New district ranger brings wealth of experience to job

Ken Coffin

Ken Coffin
Ken Coffin
MEEKER I Ken Coffin has been in Meeker for a couple of months now, settling in to a new town and a new job. Coffin replaced Glenn Adams as the Blanco District Ranger for the U.S. Forest Service. Adams is now the Rifle District Ranger.
Coffin and his wife, J.T., relocated from Alaska, where they have lived since 2000.
Coffin is originally from Montana, and is a graduate of Montana State University. He began his natural resource career as a seasonal fire fighters with the U.S. Fish and Wildlife Service.
After being graduated with a master’s degree in fish and wildlife management in 1994, Coffin worked as a seasonal wildlife biologist, covering such varied activities as hanta virus research, black-footed ferret re-introduction, and forest carnivore research.
From 1997 to 2000, Coffin was involved in research on brucellosis — a contagious disease that affects bison and elk — in the greater Yellowstone region.
The Coffins accepted positions with the U.S. Forest Service in 2000 on the Tongass National Forest.
“I worked a great deal with young growth forest management to improve them for wildlife habitat while concurrently trying to find ways to utilize the by-products from thinning treatments for biomass and/or small diameter wood products. This was a challenge given the remote nature of the Tongass and the loss of local capacity to harvest and utilize wood products in communities that could help the Forest Service manage these young forests,” Coffin said.
Asked how he ended up in Meeker, Coffin said, “I had rich personal and professional experiences in Alaska, but had a desire to live and work in another region and gain different experiences in managing natural resources on another National Forest. I ended up in Meeker because the district ranger job was vacant and I wanted to live in Colorado! My great-great-grandpa homesteaded in the Longmont area after the CiviI War with his children and grandchildren settling between Denver and Fort Collins. I have always been intrigued by this family history and have had a desire to live in Colorado because of it.”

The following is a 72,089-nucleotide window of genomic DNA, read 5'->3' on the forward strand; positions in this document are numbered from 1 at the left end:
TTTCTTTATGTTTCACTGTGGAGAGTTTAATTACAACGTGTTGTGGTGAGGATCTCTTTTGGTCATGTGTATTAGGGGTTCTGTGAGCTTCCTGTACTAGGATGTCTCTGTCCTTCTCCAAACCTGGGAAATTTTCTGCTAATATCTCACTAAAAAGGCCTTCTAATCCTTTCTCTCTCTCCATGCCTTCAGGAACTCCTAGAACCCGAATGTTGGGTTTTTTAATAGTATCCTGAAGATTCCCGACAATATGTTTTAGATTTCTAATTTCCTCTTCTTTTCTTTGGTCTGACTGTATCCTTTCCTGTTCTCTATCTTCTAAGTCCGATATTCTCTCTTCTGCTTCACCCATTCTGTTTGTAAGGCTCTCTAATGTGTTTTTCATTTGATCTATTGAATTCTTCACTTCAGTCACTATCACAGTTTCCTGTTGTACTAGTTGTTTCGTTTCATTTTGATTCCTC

Coffin’s role as the Blanco District Ranger gives him oversight of activities such as livestock grazing, outfitting and guiding, recreation and wilderness management.
“Having been on the district now for about three months, I am really impressed with the level of activity on the district especially livestock grazing and hunting and what those activities provide for in the community. I think it is impressive that the Blanco Ranger District can provide so much in terms of commodity production and yet still offer first class recreational opportunities,” he said.
He’s pleased with what he has found thus far at the Blanco Ranger District. “Luckily, I have inherited a great staff that have developed very good working relationships with a variety of people within the local community and have a “get it done” reputation on the forest. So, I want to ensure we maintain and enhance relationships within the community and on the forest, including those we have established with the Ute Tribe. I also want to ensure we continue to do a good job with our ‘normal’ annually occurring workload, including trail maintenance, grazing and outfit-ter/guide permit administration and wilderness management.”
Perhaps because of his work in Alaska with forest management, Coffin has a vision for short and long-term goals for the landscape of the Blanco Ranger District.
“It is important to me to get people engaged in the business of managing public lands. So, we need to work with forest users and, where it makes sense, develop partnerships with interested private landowners, non-governmental organizations and other state and federal agencies to identify needs and opportunities. Then identify the tools (prescribed fire, mechanical fuel reduction, timber harvest, livestock grazing etc…) that will help us achieve desired future conditions on the landscape.”
For example, the current interest in woody biomass (using the trees and woody plants, including limbs, tops, needles, leaves, and other woody parts that are the by-products of forest management) for conversion to biofuels and other products, should be addressed differently than it has in the past.
“Instead of saying, ‘we need to produce a timber sale with 5 million board feet’ we are saying, ‘here is the landscape we are working with and the treatments we have prescribed to meet the stated wildlife habitat and forest health goals will result in X board feet or X tons of woody biomass.’”
Coffin also wants to assist with wildlife population management and recovery, such as the Colorado River cutthroat trout, and boreal toads and leopard frogs.